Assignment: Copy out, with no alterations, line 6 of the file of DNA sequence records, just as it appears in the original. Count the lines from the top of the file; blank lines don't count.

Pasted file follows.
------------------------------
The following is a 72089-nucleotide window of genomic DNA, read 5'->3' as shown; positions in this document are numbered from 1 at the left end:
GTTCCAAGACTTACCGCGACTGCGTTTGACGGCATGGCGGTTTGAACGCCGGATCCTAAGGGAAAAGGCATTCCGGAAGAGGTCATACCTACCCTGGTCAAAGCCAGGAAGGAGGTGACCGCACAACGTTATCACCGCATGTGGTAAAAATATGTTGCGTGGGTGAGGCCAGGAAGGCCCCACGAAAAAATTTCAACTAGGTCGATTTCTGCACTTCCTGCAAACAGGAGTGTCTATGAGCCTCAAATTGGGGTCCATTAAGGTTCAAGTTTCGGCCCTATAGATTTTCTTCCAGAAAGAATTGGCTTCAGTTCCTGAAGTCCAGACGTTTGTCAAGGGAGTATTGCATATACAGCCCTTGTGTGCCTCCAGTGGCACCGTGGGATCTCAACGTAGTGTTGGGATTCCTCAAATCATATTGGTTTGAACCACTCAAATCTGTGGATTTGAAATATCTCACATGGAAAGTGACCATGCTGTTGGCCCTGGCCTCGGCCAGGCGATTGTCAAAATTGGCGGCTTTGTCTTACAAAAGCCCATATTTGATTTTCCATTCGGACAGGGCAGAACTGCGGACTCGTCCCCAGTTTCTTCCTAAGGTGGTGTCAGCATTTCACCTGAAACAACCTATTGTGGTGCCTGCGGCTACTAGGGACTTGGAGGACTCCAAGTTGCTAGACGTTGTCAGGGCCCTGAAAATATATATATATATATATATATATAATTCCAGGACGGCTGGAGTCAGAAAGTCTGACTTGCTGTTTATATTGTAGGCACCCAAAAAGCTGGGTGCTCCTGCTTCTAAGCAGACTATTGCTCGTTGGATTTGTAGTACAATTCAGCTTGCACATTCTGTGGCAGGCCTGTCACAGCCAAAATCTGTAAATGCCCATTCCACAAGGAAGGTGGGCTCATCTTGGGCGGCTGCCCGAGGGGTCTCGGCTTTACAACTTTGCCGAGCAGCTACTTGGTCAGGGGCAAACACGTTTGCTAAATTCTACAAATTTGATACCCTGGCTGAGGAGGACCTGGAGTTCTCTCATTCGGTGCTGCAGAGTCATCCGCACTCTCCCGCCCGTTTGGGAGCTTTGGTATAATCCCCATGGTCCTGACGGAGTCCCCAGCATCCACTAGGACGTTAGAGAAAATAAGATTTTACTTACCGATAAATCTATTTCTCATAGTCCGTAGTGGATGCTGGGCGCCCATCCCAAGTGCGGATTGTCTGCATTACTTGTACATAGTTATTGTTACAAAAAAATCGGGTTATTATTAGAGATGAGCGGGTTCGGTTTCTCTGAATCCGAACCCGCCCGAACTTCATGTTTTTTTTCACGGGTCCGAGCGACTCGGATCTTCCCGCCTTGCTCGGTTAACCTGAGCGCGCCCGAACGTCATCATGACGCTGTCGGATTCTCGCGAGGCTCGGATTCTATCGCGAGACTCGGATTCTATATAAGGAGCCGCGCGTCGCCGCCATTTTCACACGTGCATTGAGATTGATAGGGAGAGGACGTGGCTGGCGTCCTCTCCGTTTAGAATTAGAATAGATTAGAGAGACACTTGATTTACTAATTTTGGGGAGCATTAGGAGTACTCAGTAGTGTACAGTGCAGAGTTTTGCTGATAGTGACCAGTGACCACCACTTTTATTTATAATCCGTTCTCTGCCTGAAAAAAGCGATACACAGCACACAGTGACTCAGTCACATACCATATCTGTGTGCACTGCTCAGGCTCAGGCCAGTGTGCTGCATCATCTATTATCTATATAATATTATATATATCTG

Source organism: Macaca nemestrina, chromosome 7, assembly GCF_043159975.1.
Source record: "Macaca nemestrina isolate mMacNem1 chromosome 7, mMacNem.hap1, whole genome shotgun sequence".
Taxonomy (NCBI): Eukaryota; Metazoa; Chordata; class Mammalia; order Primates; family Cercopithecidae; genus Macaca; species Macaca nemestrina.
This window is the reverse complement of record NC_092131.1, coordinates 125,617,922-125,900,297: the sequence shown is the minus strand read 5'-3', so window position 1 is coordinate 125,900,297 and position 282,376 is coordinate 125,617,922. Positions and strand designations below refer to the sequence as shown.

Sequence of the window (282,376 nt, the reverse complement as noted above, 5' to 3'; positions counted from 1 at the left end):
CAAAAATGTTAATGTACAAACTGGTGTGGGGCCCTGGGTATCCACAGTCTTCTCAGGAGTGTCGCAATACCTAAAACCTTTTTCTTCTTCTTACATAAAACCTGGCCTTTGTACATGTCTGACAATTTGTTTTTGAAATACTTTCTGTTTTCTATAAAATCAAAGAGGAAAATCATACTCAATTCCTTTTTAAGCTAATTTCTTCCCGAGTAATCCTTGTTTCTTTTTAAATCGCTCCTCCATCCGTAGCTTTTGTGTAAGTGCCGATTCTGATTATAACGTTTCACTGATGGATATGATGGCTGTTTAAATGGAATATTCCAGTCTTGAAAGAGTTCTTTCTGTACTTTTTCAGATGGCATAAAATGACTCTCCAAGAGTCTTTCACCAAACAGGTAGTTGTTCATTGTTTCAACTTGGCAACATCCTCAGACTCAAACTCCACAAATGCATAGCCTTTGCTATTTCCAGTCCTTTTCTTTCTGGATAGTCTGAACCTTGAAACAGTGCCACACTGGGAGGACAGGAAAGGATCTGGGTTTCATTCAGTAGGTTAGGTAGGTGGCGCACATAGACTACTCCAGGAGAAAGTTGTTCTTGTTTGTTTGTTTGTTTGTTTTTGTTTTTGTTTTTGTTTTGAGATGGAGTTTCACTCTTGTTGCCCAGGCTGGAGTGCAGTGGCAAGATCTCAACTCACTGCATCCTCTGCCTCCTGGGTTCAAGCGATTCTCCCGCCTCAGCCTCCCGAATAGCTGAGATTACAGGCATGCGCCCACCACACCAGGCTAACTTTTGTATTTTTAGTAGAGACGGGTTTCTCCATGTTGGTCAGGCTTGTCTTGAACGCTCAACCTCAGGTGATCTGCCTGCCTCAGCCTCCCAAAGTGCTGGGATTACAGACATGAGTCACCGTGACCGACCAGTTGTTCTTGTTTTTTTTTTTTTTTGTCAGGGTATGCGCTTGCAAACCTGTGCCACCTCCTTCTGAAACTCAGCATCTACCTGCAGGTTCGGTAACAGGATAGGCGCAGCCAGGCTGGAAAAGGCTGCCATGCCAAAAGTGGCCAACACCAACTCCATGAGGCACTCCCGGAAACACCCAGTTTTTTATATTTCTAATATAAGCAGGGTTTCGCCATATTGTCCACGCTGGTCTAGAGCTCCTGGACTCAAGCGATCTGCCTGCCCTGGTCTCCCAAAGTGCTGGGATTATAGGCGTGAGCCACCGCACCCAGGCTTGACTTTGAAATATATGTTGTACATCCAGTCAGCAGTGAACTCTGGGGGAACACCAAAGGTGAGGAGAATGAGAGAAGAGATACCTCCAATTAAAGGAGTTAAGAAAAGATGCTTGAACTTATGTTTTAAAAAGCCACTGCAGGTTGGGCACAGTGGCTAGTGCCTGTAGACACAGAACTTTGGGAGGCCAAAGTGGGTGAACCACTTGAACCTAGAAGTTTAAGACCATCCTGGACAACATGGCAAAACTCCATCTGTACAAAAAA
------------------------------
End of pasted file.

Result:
This window is the reverse complement of record NC_092131.1, coordinates 125,617,922-125,900,297: the sequence shown is the minus strand read 5'-3', so window position 1 is coordinate 125,900,297 and position 282,376 is coordinate 125,617,922. Positions and strand designations below refer to the sequence as shown.